‘Passive Prozac’ may affect birds’ mating and eating

Increasing consumption of anti-depressant drugs may be helping humans, but damaging the health of the bird population, according to a new study.

With 50m prescriptions written for anti-depressant drugs each year in the UK, traces of them are present in the water system.

An expert who has looked at the effects of passive Prozac-taking on starlings says it has changed not only their feeding habits but also their interest in mating.

Dr Kathryn Arnold, an ecologist from the University of York, said: “Females who’d been on it were not interested in the male birds we introduced them to.”

Arnold’s research, which is investigated on BBC2’s Autumnwatch, took her to sewage works where birds flock to feed.

“They’re a really great place to watch birds because they’re attracted by all the worms and invertebrates that live there,” she told the Radio Times. “I started thinking: ‘What about what’s in the sewage?’ If you or I take a headache pill for instance, a high proportion of it ends up being excreted completely unchanged.”

She measured the level of Prozac present in earthworms living in sewage. It was tiny — 3%-5% of the average human dosage. She then fed worms containing the same concentration of the drug to 24 captive starlings and monitored their behaviour over six months.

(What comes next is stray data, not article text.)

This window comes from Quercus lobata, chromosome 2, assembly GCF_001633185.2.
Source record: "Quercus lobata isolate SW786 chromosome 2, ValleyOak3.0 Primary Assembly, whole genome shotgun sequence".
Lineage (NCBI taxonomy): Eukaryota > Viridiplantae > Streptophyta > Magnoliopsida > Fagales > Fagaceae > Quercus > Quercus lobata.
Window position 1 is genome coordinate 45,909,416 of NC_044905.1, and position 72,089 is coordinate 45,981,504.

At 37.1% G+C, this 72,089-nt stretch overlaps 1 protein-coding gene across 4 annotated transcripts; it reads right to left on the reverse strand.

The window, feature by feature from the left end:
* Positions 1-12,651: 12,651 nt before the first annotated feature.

The birds began to display side effects similar to those reported by humans prescribed Prozac.

“The major finding was a loss of appetite,” said Arnold. “The problem then is that they’re less likely to survive long, dark winter’s nights.”

However, it was not just food that lost its appeal — the birds’ libido also fell.

However, in one significant area, the starlings’ reaction to the drug did not mimic its effect on the human brain — their mood remained unchanged.

Arnold said: “We can’t ask a bird if it’s anxious; we have to measure it in a behavioural way. We present them with an unfamiliar object and see how they react. If a bird is bold, it’ll carry on feeding, even though there’s something strange in its food bowl. But we found no effect on boldness.

“Maybe we were measuring it the wrong way and that wasn’t a particularly stressful task. If we repeated it, we’d use a different method. Or it could be that there are enough variations between bird and human brains that Prozac works in a slightly different way.”

Autumnwatch presenter Chris Packham said there may be no simple answer. He said: “This change in behaviour could impact negatively on their ecology. We know, for instance, we’ve lost 50m starlings in the UK since the 1960s.

Arnold said: “I’m not saying that if you’re depressed, don’t take Prozac. [And] sewage treatment works are really good sources of food for birds.” But, she added: “Science needs to deliver better estimates of the environmental risks posed by pharmaceuticals.”


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